The number of people fined for breaching anti-social behaviour measures in Scarborough borough - and how many have actually paid up

Restrictions on drinking in public in parts of Scarborough are to be extended for three years.

By Carl Gavaghan, Local Democracy Reporting Service
Monday, 18th May 2020, 11:43 am

Scarborough Council’s cabinet last week backed a request to renew the borough’s Public Space Protection Order (PSPO) and also to approve its use in Whitby.

The current PSPO is part of a range of measures used by North Yorkshire Police and the council to tackle anti-social behaviour, particularly disruptive behaviour caused by alcohol.

It has been in place since July 2017 and covers public spaces within a designated area of Scarborough, primarily within the centre and central part of the town, including the beach areas.

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Within the PSPO area there are restrictions on consuming alcohol; those causing anti-social behaviour whilst drinking in public places can be ordered to surrender their alcohol.

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The PSPO also places restrictions on consuming psychoactive substances (formerly known as legal highs) and it is an offence to urinate or defecate in a public place in the designated area.

Failure to comply with the terms of the PSPO can result in a fixed penalty notice and a fine of £100.

Following a public consultation, the council will now extend the PSPO to include parts of Whitby.

A report prepared for the cabinet noted: “In terms of the designated area for the PSPO there is a high degree of support to extend the area to Whitby with over 97% of respondents supporting this.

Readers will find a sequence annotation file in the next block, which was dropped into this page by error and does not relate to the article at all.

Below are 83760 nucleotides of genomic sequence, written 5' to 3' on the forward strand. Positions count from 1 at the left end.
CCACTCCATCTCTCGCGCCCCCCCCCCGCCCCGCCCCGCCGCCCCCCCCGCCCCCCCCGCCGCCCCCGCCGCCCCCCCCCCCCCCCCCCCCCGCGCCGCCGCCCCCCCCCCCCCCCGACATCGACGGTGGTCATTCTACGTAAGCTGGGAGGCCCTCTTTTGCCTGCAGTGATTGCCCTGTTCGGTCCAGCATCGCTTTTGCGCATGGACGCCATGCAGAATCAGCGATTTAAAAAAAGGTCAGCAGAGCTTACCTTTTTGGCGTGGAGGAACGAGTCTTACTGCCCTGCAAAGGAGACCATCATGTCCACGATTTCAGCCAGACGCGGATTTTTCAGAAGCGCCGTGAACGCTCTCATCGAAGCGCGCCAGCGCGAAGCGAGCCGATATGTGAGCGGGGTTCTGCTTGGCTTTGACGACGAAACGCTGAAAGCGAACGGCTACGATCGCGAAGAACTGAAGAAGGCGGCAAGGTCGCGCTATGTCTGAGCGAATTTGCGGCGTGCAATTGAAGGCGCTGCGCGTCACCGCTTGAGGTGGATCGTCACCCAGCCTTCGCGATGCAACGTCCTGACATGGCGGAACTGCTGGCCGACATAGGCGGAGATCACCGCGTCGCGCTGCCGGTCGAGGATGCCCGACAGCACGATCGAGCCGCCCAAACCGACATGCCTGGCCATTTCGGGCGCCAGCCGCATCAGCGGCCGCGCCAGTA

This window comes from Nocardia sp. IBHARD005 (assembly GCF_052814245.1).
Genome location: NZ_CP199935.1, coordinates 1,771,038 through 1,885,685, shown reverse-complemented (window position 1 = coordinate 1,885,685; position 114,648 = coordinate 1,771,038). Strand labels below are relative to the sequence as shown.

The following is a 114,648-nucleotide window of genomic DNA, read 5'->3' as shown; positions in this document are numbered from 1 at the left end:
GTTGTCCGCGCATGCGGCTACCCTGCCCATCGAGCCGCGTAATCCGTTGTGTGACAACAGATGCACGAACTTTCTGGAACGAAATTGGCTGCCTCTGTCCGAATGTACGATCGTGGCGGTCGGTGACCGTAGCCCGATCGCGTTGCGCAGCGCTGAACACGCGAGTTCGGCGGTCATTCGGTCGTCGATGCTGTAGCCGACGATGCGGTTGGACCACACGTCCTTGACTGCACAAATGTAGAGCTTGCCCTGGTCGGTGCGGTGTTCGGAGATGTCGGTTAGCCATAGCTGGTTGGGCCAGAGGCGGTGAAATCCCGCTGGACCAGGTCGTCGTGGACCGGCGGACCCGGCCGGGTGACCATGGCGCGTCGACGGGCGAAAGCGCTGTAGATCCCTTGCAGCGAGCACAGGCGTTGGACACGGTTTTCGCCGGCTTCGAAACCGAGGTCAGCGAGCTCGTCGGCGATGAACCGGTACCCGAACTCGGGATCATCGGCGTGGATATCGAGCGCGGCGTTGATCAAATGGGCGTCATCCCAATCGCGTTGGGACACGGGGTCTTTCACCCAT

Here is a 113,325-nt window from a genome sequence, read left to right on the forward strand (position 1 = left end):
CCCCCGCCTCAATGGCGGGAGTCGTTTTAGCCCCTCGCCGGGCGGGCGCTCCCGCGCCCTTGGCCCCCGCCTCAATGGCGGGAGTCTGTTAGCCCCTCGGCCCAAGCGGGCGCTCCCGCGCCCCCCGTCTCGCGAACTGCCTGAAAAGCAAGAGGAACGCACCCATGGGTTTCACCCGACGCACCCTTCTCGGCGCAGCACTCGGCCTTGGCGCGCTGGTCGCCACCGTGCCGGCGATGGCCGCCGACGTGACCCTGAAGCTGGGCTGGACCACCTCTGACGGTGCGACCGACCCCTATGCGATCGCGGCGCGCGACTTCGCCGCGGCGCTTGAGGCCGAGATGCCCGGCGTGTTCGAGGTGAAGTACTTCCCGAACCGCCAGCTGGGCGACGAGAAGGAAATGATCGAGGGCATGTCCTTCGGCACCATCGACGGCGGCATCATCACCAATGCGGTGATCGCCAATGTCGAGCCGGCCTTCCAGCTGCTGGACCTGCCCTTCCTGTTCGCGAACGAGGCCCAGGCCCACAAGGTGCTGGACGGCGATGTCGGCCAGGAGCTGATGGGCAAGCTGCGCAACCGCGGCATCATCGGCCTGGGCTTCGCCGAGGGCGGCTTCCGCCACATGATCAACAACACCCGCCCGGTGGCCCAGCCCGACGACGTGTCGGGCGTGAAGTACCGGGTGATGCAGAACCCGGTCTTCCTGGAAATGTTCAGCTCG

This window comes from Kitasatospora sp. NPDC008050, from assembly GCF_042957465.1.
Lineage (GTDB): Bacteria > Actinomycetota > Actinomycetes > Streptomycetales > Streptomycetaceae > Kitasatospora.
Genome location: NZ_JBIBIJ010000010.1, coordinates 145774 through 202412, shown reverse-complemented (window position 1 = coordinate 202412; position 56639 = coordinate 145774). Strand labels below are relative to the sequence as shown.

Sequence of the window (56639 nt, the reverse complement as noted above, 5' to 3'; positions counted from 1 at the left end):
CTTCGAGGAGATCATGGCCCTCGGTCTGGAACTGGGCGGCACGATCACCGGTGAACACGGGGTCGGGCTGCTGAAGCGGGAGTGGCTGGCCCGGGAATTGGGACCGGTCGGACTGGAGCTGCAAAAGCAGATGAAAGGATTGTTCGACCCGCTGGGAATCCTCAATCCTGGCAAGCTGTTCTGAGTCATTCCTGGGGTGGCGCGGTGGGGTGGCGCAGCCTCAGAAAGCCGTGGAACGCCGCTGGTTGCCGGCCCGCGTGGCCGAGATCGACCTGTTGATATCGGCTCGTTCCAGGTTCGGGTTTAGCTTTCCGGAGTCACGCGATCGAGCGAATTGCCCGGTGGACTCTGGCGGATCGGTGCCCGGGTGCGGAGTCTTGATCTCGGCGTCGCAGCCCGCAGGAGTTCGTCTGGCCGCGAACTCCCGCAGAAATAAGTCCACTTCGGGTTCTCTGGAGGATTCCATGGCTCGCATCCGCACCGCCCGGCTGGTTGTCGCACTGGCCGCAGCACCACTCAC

“The majority of areas identified by respondents as ‘should be included’ are already included within the designated area, specifically Scarborough Town Centre, Peasholm Park and South Cliff/Esplanade. Five people mentioned including the whole borough but this is not considered proportionate.”

The cabinet heard that the PSPO area was used as a prevention tool with a relatively low number of fines issued over the last three years. In total 66 fixed penalty notices had been issued with 40 of those for urination or defecation in the area.

A further 24 were given to people who refused to stop consuming alcohol after being warned and just two were for the use of psychoactive substances.

However, as the cabinet member for stronger communities and housing Cllr Carl Maw admitted, not all fines are paid, with only 15 of the 66 issued being paid in full.

He said: “The PSPO acts a deterrent. It is not a perfect scheme but the scheme is not perfect and people will say that many of those who incur the fines won’t pay but it will deter many others. It has reduced anti-social behaviour.”

Figures show that incidents of anti-social behaviour linked to alcohol in the Scarborough PSPO area have fallen by 40% since 2017.

The decision needs to be ratified by the full council, though if a meeting cannot be held before the current PSPO is due to expire in July then the decision will be delegated to chief executive Mike Greene to make.